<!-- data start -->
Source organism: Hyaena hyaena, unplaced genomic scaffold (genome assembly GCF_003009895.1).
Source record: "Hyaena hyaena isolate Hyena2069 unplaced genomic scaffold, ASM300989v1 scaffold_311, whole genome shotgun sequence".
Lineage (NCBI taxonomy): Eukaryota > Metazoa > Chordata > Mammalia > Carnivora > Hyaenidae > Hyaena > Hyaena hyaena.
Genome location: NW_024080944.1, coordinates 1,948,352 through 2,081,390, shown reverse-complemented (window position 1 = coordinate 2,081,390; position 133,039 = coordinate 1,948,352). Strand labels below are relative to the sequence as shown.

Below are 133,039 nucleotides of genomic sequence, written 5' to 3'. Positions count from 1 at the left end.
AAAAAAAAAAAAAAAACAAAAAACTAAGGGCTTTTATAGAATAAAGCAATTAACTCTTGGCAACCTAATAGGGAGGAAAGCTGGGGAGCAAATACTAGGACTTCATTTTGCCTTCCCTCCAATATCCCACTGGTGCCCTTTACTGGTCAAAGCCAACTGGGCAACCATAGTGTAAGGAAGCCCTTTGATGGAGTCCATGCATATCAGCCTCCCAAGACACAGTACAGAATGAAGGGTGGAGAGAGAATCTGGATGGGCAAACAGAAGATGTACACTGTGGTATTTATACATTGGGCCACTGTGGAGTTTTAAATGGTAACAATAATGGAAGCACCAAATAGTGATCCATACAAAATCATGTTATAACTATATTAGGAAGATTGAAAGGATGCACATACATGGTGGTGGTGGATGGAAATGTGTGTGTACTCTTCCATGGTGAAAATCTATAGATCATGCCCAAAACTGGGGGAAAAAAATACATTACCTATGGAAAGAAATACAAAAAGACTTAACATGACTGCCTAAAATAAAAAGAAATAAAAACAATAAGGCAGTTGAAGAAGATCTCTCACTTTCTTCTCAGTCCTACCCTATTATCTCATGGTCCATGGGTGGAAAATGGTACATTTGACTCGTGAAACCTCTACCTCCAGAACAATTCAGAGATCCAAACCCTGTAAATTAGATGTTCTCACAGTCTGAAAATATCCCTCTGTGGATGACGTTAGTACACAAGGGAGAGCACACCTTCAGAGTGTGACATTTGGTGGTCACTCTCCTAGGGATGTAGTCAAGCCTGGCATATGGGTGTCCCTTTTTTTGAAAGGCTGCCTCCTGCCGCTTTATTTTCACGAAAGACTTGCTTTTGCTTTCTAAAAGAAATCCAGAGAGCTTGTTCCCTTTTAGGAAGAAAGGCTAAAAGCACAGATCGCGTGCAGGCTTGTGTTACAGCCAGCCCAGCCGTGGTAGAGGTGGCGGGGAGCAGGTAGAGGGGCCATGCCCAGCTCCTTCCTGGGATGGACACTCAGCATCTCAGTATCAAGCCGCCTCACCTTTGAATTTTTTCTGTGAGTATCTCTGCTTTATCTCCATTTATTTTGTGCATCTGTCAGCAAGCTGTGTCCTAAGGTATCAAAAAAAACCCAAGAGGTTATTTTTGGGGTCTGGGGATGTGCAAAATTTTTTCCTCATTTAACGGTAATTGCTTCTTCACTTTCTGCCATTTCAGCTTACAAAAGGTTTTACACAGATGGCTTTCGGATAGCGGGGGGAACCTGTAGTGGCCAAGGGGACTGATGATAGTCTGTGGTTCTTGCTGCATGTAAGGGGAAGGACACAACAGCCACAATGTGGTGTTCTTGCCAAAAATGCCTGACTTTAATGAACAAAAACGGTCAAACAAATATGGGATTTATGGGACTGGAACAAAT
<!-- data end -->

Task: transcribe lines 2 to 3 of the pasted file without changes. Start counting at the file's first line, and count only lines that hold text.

Source record: "Hyaena hyaena isolate Hyena2069 unplaced genomic scaffold, ASM300989v1 scaffold_311, whole genome shotgun sequence".
Lineage (NCBI taxonomy): Eukaryota > Metazoa > Chordata > Mammalia > Carnivora > Hyaenidae > Hyaena > Hyaena hyaena.